The defence of Baba Yaga: Terror of the Dark Forest :: The best part of the film is the visual beauty itself, as we get to see the modernity on one side, well maintained, and on the other side, we have the natural beauty of the forests, and the use of lighting and darkness is very effective in the movie. There is a lot of divergence in how the lights are used to bring a certain mood to the setting. The use of the legend works well, and leaves scope for a possible sequel in the future, which can bring a more interesting work. There seems to be some nice similarities with Stephen King’s It too, but surely has that divergent side. The Slavic legends do have something special about them. We have already heard about Russian movies bringing these tales out there, and may be it is the Slavic vampire that we are all waiting for – after all, we do read a lot about vampires of the past before they became rather too fashionable.

The claws of flaw :: The movie should have used its ideas better, because there was so much that could have achieved here. Well, not everyone can establish a setting like this, and begin to work on the same so early. It could have left some of those confusing moments behind, and kept things straight, staying close to what should be strength here too – the fear generation. When the film seems that it is going to achieve something, it just comes down, and when it gets a lot interesting, it just losses focus – it is certainly a movie of ups and downs, and also without enough background to the tale which it is dealing with. The heroic deeds of the kids are also half baked in nature. The movie is surely not performance oriented, and the cast just has to play along with the horror here. It could have surely been more captivating, but is not that bad as some of the ratings have been worked out in different websites.

How it finishes :: Baba Yaga: Terror of the Dark Forest could have been something bigger and smarter in scope, even though it is not without its entertainment. The atmosphere makes the whole thing more interesting, and it does seem like a variant among similar flicks. It is always good to take ideas some different myths and legends, and this is something which we are surely not familiar with. Well, not everything can be that global as the Corona virus epidemic. The theatre itself has been a place of horror during the times of the virus though, as almost everyone wanted to not go into the theatres and watch the movie, instead choosing those OTT platforms. Well, let us watch all those movies as we can, and hope for a later surge in the theatres. Until then, we have the lesser known movies like this one that can make a different kind of impact in comparison with other horror films.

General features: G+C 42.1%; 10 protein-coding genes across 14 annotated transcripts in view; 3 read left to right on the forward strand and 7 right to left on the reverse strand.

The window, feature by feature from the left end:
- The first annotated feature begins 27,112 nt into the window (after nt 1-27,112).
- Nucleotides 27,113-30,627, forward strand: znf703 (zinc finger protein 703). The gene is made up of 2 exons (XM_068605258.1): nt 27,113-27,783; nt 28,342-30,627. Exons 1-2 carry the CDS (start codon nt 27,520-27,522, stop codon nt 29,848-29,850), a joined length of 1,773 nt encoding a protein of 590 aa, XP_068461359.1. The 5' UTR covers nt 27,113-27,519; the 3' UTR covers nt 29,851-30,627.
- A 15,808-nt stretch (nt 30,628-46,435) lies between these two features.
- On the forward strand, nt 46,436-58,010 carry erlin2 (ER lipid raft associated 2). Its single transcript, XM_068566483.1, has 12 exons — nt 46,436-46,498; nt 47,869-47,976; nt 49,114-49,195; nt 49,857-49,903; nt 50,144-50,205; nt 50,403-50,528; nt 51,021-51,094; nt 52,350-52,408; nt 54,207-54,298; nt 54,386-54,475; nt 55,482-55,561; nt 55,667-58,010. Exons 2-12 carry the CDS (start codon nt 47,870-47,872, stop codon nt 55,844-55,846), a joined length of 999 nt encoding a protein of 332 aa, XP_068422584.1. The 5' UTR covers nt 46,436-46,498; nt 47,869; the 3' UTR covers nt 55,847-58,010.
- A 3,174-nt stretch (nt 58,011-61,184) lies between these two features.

Release date: 27th February 2020
Running time: 97 minutes
Directed by: Svyatoslav Podgaevsky
Starring: Oleg Chugunov, Glafira Golubeva, Artyom Zhigulin, Svetlana Ustinova, Maryana Spivak, Aleksey Rozin, Ilya Ludin, Olga Makeeva, Evgeniya Evstigneeva, Marta Timofeeva, Igor Khripunov

<— Click here to go to the previous review.

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<— Click here to go to the first Polish movie review on the site.

<— Click here to go to the first Russian movie review on the site.

<— Click here to go to the first Serbian movie review on the site.

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<— Click here to go to the first Ukrainian movie review on the site.

<— Click here to go to the first Indonesian movie review on the site.

<— Click here to go to the first Norwegian movie review on the site.

@ Cemetery Watch
✠ The Vampire Bat.

2 thoughts on “Baba Yaga

  1. Pingback: Yuvam – Movies of the Soul

  2. Pingback: Sputnik – Movies of the Soul